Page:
During this holiday season many of us look for ways to give back to community organizations.
The United Way helps distribute funds to many local groups. Monday it is kicking off a special matching campaign. It has partnered with businesses to match donations.
But- how important are those funds?
Lincoln Literacy helps more than 1,200 people in Lincoln through its programs- and those programs have wait lists.
"This is an opportunity for some of them to socialize and learn how to use their English skills," said volunteer Laura Slazak.
"We're helping move people off of dependence on public assistance and charitable aid to independence as people who can hold their own jobs, raise their own families in a healthy environment and even help in their children's education," said Lincoln Literacy Director Clayton Naff.
But there's a chance many of those conversation groups, English classes and social opportunities could be reduced in the coming year.
"When the dust settled we found that our expenses for the year to come are going to be substantially higher just to do the same thing that we're doing now," he said.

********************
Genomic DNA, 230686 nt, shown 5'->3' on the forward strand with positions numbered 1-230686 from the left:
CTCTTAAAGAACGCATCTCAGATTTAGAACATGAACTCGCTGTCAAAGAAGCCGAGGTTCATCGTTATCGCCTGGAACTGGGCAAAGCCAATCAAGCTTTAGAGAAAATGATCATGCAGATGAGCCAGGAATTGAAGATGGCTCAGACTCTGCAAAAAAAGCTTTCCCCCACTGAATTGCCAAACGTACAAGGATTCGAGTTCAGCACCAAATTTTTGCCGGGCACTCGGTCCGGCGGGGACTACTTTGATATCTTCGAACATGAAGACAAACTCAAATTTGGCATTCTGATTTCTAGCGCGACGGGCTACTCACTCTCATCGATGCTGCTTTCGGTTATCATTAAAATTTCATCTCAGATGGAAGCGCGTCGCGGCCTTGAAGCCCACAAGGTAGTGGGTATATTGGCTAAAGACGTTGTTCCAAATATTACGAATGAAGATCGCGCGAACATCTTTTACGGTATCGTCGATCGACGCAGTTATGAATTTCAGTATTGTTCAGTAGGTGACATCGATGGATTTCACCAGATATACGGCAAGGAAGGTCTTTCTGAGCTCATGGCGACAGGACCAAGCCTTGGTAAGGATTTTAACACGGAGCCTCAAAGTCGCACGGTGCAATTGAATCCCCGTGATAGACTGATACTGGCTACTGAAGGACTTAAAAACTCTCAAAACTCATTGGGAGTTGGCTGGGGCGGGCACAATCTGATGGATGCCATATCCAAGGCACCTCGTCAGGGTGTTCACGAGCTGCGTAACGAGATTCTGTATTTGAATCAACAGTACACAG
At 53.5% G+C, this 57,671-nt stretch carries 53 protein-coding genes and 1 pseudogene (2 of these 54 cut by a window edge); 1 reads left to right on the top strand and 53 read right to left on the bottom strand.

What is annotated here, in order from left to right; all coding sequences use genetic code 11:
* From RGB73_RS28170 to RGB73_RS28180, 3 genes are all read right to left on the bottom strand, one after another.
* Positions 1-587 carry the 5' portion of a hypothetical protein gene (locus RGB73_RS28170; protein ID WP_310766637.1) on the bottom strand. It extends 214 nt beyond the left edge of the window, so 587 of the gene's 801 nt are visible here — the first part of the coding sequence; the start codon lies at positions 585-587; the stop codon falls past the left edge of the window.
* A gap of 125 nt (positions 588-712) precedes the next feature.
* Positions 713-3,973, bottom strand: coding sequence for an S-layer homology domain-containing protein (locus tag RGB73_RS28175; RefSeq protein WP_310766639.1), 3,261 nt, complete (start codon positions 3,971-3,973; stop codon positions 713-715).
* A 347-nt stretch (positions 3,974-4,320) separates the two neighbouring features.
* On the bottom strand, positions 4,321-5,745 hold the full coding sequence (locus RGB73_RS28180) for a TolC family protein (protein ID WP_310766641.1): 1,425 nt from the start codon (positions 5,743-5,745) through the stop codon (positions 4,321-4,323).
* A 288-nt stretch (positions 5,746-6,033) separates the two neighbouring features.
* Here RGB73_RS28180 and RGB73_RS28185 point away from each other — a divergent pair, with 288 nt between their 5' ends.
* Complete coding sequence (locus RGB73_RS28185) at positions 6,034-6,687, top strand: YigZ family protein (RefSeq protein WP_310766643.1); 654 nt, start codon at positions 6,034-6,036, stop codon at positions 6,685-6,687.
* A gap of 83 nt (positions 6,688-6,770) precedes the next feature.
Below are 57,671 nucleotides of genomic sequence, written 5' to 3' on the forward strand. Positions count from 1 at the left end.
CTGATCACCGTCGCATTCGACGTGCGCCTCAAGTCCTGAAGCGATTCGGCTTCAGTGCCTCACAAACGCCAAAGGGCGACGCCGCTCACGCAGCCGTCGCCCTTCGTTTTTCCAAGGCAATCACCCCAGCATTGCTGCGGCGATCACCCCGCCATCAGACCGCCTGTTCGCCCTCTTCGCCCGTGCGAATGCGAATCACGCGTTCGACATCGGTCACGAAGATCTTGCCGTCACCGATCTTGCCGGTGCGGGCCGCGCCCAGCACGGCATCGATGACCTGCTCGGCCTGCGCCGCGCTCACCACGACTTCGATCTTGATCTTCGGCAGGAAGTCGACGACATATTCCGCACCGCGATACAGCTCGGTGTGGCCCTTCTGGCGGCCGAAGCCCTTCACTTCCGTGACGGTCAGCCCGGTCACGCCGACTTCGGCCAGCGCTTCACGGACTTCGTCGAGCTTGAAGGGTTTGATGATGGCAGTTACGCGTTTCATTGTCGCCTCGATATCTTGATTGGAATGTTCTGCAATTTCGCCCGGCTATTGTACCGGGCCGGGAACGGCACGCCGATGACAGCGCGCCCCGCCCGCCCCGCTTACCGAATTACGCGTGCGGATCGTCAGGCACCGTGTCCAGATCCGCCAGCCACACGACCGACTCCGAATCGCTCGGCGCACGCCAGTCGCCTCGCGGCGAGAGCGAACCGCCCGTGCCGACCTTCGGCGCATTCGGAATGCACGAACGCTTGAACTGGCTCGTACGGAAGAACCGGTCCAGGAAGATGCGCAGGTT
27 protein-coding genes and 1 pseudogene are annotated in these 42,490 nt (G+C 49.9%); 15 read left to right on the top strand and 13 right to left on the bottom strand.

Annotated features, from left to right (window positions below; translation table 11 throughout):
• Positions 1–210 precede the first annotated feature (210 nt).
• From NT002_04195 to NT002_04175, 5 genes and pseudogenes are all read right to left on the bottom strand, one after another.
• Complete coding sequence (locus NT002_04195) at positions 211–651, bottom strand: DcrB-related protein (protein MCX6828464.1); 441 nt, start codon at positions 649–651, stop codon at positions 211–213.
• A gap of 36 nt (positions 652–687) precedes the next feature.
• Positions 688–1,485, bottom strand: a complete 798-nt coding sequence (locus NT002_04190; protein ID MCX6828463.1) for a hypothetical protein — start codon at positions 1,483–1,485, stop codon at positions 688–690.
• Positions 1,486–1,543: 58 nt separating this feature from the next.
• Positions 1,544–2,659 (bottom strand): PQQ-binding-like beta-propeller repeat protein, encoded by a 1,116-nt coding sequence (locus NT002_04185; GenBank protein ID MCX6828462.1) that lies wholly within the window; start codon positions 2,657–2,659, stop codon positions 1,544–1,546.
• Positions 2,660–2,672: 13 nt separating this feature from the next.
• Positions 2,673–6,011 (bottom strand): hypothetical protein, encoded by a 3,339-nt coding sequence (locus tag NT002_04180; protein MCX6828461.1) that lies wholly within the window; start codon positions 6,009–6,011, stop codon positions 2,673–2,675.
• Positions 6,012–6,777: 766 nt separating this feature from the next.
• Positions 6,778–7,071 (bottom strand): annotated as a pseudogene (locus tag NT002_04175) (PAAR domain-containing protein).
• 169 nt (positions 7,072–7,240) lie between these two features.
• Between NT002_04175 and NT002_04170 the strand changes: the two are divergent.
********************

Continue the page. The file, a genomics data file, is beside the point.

January first those costs go from about 365,000 dollars to 440,000 dollars. It's a combination of factors. Federal funding is down due to the sequester and spending reductions. Americorp regulations have changed- so volunteers can't do the work they once would have. And the healthcare program it had- that's no longer legal under the Affordable Care Act.
'It's not quite a perfect storm, that would be an exaggeration but we're getting hit from several different angles at once," said Naff.
He hopes right now that ends will meet but if they don't.
"If we can't raise enough funds, we're not going to turn of the lights and just lock the doors and go home," he said.
The reliable funding from community members, like what United Way provides, could keep some programs running. The United Way hopes this year's matching campaign will allow them to maintain funding for groups like Lincoln Literacy. They work as a partner to non-profits, so United Way said they worry whenever the other funding sources for their agencies are compromised.